Imagine its 2015. You’re at a cocktail party. The neophyte in you is trawling around, looking for someone interesting to talk to. And that’s when you bump into this old nosy relative who’s more concerned about your future than his own.
A few minutes into a conversation with him, and he asks you one of the most dreaded questions of all time: “Where do you see yourself in the next five years?”
What do you say? What do you say?
You take a deep breath and then spit out lie after lie. All this only to convince him that you have it all figured out.
“I’ll be a fruitful part of my organization and a pioneer of my field,” you say, throwing in jargon after jargon. But little do you know that 2020 has different plans for you. Let alone being a pioneer. You might not even have a job in 2020.
Now excuse me for being so pessimistic. But that’s just the way things work. Five years is a long-long time.
Now I’m not implying that we’re destined to be doomed in the next five years. What I’m saying is that the world is changing (rapidly). Nothing is predictable. And so, we should stop taking pride in knowing what “we think” we’ll be in the next five years.
I sound like an unambitious snob, don’t I? Well, to avoid sounding like me, refer to the guide below to understand how you can answer the perennial question:
Generalize instead of specifying.
Now I know that some of us are treading a concrete path. I also know that some of us are sure about the particular job title we seek. But trust me, that, too, will change with time.
So instead of figuring out every new milestone on your career roadmap, think of what you’ll do each day to make progress.
For instance, let’s say an online publication is interviewing you, and they ask you the same question. Instead of preaching about becoming the most viewed writer in the next five years, talk about how you intend to work on a day-to-day basis. Or, think in terms of the learning experiences you seek.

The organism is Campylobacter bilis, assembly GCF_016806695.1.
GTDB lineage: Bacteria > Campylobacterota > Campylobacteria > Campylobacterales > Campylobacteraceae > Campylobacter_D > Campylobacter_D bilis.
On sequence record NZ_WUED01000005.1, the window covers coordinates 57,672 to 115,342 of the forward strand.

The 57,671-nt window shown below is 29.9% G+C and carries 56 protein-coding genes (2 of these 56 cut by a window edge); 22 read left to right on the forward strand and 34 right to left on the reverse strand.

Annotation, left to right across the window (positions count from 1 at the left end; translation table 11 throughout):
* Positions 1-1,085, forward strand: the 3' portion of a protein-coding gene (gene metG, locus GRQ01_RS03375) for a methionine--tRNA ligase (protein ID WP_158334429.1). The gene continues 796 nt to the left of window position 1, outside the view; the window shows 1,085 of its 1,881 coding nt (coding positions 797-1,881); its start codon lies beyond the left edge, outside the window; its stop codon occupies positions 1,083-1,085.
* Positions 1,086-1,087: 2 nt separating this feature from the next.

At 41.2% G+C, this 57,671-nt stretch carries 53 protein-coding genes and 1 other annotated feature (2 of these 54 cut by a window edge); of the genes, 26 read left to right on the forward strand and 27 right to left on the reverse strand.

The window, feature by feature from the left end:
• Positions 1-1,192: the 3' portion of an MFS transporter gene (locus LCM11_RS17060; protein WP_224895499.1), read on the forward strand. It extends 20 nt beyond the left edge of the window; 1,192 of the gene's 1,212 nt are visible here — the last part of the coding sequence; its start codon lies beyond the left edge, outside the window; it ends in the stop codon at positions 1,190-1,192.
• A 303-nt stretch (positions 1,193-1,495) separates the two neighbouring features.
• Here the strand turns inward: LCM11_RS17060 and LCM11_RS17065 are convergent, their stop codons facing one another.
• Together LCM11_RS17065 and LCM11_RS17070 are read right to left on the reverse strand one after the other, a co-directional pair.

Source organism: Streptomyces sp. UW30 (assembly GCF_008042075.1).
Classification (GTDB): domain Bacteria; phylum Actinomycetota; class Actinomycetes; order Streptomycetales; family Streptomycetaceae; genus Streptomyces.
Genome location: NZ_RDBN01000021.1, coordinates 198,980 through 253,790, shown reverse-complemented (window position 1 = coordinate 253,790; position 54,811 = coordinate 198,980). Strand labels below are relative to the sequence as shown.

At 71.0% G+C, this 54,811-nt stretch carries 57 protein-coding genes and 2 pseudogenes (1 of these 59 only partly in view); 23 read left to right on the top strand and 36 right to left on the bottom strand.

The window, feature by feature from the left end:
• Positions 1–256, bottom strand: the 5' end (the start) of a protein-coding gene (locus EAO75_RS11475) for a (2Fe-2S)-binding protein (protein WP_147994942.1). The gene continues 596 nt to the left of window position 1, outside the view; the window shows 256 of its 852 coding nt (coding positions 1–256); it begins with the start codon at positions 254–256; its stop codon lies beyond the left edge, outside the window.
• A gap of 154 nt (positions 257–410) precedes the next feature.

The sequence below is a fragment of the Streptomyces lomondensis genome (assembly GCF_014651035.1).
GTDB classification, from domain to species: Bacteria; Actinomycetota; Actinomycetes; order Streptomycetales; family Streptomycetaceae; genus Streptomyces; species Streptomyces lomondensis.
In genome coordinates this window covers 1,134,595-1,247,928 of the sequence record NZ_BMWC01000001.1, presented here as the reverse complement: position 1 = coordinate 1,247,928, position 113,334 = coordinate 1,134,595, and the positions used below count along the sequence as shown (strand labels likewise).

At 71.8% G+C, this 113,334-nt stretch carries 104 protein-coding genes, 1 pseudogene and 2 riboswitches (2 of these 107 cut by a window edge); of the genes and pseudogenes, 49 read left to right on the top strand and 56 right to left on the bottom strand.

The glossy job title could potentially be an output of your daily input. But it isn’t precisely under your control. On the other hand, the work you put in each day is all on you. Always has been.
Be Introspective and Retrospective.
The skewed ideas of raises, promotions, and linear progressions hover on our heads like little cuckoo birds. We’re so lost looking up at the next level that we forget which level we’re on. All the levels we’ve crossed, even more so.
So, for once, look down. That’s where you’ll find most of your answers.
Look back at the past five years of your life and think about all the progress you’ve made, both professionally and personally. That gives you a very accurate picture of where you could be in the next five years.
A retrospective perspective allows you to learn from your past mistakes, introspect your present perception towards them, and then progress towards a better future.
Put simply, it doesn’t matter where you’ll be after five years. What matters is where you were five years ago.
Don’t be believable, be realistic.
In a world where almost everyone’s trying to compete with you, it’s not easy to be realistic about your future. But see it this way…
When someone asks you where you see yourself after five years, don’t respond to impress, convince, or compete. Respond for yourself. See it as an opportunity to review your goals, your aspirations, and your dreams.
By doing that, you’ll not only sound more confident, but you’ll also be reminded of your own reality.
Let’s conclude this piece with one of my favorite movie quotes:
You’re not your job, you’re not how much money you have in bank, you’re not the car you drive, you’re not the contents of your wallet, you’re not your f**king khakis, you’re all-signing all-dancing crap of the world.
- Tyler Durden, Fight Club